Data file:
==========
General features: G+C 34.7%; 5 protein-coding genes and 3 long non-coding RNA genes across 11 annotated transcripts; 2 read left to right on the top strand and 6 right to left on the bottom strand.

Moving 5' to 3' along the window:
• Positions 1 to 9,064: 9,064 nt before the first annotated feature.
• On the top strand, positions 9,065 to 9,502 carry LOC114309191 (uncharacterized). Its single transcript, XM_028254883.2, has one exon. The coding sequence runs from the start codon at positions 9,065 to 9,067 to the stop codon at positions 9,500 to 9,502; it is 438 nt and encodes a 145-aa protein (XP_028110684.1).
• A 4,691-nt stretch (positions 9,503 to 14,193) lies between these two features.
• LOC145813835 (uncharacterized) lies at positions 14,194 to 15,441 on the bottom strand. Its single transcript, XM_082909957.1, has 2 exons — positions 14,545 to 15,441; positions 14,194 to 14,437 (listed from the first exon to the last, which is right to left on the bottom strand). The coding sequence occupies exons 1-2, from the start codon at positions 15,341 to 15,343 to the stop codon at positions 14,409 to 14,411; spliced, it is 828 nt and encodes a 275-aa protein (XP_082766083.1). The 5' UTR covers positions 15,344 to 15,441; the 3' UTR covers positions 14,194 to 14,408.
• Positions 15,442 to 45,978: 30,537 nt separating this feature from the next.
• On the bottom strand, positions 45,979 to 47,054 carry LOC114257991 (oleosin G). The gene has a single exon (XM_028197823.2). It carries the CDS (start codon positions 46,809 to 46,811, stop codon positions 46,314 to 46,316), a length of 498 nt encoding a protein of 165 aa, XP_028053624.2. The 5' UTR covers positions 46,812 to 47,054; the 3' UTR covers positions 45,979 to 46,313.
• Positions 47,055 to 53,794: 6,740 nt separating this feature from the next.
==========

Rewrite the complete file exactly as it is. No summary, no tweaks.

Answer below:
General features: G+C 34.7%; 5 protein-coding genes and 3 long non-coding RNA genes across 11 annotated transcripts; 2 read left to right on the top strand and 6 right to left on the bottom strand.

Moving 5' to 3' along the window:
• Positions 1 to 9,064: 9,064 nt before the first annotated feature.
• On the top strand, positions 9,065 to 9,502 carry LOC114309191 (uncharacterized). Its single transcript, XM_028254883.2, has one exon. The coding sequence runs from the start codon at positions 9,065 to 9,067 to the stop codon at positions 9,500 to 9,502; it is 438 nt and encodes a 145-aa protein (XP_028110684.1).
• A 4,691-nt stretch (positions 9,503 to 14,193) lies between these two features.
• LOC145813835 (uncharacterized) lies at positions 14,194 to 15,441 on the bottom strand. Its single transcript, XM_082909957.1, has 2 exons — positions 14,545 to 15,441; positions 14,194 to 14,437 (listed from the first exon to the last, which is right to left on the bottom strand). The coding sequence occupies exons 1-2, from the start codon at positions 15,341 to 15,343 to the stop codon at positions 14,409 to 14,411; spliced, it is 828 nt and encodes a 275-aa protein (XP_082766083.1). The 5' UTR covers positions 15,344 to 15,441; the 3' UTR covers positions 14,194 to 14,408.
• Positions 15,442 to 45,978: 30,537 nt separating this feature from the next.
• On the bottom strand, positions 45,979 to 47,054 carry LOC114257991 (oleosin G). The gene has a single exon (XM_028197823.2). It carries the CDS (start codon positions 46,809 to 46,811, stop codon positions 46,314 to 46,316), a length of 498 nt encoding a protein of 165 aa, XP_028053624.2. The 5' UTR covers positions 46,812 to 47,054; the 3' UTR covers positions 45,979 to 46,313.
• Positions 47,055 to 53,794: 6,740 nt separating this feature from the next.